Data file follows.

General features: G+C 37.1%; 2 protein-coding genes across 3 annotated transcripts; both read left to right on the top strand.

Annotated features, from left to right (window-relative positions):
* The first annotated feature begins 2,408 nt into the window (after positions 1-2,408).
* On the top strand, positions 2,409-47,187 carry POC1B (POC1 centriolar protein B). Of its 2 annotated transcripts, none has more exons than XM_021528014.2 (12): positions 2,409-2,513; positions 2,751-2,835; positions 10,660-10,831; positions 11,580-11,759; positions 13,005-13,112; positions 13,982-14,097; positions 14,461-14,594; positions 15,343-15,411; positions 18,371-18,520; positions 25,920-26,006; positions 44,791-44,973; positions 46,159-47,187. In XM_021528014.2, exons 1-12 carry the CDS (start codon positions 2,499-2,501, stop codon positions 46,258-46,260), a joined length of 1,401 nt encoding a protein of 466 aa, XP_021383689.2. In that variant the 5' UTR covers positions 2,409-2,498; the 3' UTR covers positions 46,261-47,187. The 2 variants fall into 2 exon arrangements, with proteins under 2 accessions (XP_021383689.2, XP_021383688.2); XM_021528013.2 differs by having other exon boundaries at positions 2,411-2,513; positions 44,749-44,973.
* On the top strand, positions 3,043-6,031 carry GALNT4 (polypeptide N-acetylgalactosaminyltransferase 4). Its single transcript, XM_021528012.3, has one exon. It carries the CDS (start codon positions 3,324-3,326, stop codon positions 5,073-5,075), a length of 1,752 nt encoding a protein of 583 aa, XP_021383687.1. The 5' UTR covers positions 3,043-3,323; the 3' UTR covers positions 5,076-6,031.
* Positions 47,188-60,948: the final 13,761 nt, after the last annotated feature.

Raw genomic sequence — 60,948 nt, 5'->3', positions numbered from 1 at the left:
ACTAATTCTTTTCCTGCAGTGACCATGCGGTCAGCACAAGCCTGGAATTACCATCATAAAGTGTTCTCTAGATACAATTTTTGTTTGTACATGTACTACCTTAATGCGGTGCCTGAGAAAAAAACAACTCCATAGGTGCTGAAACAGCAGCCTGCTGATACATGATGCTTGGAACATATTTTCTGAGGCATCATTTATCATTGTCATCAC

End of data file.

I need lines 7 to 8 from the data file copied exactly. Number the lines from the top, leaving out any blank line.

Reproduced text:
Raw genomic sequence — 60,948 nt, 5'->3', positions numbered from 1 at the left:
ACTAATTCTTTTCCTGCAGTGACCATGCGGTCAGCACAAGCCTGGAATTACCATCATAAAGTGTTCTCTAGATACAATTTTTGTTTGTACATGTACTACCTTAATGCGGTGCCTGAGAAAAAAACAACTCCATAGGTGCTGAAACAGCAGCCTGCTGATACATGATGCTTGGAACATATTTTCTGAGGCATCATTTATCATTGTCATCAC